I was approached by a company but I feel like I'm getting scammed

FeelingUneasyFeelingUneasy Registered User new member
edited September 2013 in Help / Advice Forum
A company called me up after I posted my resume on a jobsite and said they were interested in offering me a job.

The company is called Unbounded Solutions. Since I am unemployed right now, I was quite happy to look into it but after reading around, I am very uneasy about taking this position.

You can check glassdoor yourself for info about the company, but the reviews are all over the place. I can't figure out if it is paid shills for the company posting good stuff or bitter people posting the bad stuff (probably is both). Some of the stuff is extremely troubling to me, like the resume stuff as well as the diversity of opinion on their support. There is also the fact I need to sign with them for 2 years or have to pay the cost of their training.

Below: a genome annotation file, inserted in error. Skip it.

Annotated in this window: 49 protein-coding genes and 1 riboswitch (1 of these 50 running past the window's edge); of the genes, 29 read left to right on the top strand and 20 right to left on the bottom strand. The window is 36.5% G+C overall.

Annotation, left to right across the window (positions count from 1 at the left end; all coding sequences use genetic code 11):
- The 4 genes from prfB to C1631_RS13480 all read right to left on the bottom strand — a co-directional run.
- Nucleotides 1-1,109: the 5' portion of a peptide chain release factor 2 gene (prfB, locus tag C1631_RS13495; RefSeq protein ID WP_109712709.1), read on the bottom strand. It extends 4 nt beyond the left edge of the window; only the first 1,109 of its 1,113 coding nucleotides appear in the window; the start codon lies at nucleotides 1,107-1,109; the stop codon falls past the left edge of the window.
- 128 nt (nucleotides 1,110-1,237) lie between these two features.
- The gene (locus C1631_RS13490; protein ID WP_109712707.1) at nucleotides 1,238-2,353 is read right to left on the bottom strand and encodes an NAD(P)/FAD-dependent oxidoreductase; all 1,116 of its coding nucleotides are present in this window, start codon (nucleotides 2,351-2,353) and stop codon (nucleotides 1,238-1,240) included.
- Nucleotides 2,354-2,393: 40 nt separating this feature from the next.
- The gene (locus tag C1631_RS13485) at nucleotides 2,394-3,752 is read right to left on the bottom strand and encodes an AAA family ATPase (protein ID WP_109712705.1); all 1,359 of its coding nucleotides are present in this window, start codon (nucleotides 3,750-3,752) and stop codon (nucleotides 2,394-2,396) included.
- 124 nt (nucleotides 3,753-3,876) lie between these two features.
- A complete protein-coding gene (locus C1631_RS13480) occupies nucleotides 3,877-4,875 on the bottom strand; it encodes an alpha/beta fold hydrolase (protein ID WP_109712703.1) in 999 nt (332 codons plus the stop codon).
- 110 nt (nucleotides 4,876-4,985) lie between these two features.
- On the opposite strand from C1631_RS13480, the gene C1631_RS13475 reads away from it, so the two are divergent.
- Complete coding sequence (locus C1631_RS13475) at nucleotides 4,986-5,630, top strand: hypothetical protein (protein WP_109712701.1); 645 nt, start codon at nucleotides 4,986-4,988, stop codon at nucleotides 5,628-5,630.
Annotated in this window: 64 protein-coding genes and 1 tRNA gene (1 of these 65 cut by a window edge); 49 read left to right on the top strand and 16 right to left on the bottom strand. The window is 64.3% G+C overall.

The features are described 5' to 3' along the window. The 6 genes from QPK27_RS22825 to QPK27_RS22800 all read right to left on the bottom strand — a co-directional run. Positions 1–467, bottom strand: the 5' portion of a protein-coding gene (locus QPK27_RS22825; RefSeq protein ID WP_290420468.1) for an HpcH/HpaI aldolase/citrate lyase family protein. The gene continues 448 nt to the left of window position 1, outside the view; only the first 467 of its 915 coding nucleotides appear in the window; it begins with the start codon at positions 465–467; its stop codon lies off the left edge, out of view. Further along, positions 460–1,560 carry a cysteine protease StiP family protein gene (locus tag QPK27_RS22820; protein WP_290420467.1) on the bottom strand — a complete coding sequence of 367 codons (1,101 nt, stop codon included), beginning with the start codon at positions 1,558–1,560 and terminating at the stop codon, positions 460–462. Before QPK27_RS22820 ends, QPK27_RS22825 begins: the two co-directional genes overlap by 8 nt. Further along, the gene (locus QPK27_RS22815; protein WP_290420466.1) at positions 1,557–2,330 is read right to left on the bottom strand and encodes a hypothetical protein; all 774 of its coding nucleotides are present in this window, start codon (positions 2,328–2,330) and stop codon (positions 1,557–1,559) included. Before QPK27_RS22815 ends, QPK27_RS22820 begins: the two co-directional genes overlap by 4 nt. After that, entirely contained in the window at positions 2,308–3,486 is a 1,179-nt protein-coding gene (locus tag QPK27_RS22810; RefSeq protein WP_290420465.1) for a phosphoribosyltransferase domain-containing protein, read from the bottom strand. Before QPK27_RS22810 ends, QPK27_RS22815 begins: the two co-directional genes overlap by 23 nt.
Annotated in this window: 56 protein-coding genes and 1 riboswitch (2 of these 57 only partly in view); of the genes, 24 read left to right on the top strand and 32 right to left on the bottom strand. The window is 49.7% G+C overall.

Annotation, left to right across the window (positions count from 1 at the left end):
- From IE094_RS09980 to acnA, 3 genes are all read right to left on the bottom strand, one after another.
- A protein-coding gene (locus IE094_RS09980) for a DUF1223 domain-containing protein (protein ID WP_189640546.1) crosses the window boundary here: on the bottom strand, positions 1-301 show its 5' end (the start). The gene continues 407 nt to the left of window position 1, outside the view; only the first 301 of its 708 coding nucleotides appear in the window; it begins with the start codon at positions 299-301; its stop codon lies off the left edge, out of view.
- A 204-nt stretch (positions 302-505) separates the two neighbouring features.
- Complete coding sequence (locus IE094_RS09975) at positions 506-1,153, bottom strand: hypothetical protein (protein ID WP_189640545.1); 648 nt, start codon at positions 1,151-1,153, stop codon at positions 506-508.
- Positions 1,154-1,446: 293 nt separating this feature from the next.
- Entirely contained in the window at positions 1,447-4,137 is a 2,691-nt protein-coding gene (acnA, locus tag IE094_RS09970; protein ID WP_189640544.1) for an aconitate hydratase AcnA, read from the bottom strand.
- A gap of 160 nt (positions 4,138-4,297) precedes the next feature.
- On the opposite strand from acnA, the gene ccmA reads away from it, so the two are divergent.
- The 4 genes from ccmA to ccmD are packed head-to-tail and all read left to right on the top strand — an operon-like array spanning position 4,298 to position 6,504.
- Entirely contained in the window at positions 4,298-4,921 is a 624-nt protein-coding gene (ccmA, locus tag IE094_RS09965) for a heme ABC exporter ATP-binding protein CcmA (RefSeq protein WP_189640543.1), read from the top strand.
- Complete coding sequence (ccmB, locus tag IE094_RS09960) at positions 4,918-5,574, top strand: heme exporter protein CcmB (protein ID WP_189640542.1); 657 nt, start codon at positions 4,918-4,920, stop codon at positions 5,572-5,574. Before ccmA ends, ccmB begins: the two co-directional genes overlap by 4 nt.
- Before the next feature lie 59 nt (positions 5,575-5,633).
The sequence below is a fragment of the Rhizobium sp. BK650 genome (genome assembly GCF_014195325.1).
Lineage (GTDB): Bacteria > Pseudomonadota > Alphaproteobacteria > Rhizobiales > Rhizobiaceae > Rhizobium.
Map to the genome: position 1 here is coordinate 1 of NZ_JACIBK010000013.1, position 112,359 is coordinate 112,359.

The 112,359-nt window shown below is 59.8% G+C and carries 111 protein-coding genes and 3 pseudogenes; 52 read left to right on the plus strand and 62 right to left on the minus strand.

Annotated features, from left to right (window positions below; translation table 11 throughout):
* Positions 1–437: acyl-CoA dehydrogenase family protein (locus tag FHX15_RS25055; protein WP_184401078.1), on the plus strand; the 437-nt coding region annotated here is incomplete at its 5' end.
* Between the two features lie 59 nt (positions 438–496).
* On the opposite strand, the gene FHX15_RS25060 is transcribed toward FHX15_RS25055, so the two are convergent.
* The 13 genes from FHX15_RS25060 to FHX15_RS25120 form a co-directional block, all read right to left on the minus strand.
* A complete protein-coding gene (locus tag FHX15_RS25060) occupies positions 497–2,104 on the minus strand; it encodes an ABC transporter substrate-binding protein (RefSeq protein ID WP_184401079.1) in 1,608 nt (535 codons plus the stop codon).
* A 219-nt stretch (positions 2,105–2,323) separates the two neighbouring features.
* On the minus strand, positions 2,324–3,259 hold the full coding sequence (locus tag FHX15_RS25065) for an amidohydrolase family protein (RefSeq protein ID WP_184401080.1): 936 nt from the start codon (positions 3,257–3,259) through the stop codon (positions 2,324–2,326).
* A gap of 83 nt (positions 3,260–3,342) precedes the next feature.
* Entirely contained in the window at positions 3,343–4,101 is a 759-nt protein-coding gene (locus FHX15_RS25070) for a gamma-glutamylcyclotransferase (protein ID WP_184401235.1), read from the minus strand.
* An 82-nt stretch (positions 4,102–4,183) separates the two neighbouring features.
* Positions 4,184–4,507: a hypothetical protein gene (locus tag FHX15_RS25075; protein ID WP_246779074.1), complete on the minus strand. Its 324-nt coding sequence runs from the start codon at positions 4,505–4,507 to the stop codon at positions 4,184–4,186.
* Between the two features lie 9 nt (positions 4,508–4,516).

And then, personally, there is my own experience. I have done the interviews but it all feels so... scammy. I am no high flyer and my resume reflects that, so it was weird to be called in the first place. The interview process itself was also very brief and not very in-depth.

However, I am still unemployed. The work is something I have an interest in. Working as a consultant would give me lots of experience in different jobs. And two years isn't that long.

Where do I go from here? I am completely conflicted on things so I turn to you guys. The best advice would be someone who has worked there or knows someone who has worked there. Possibly someone who has experience with these types of companies? Any advice would be appreciated.

FeelingUneasy on
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Posts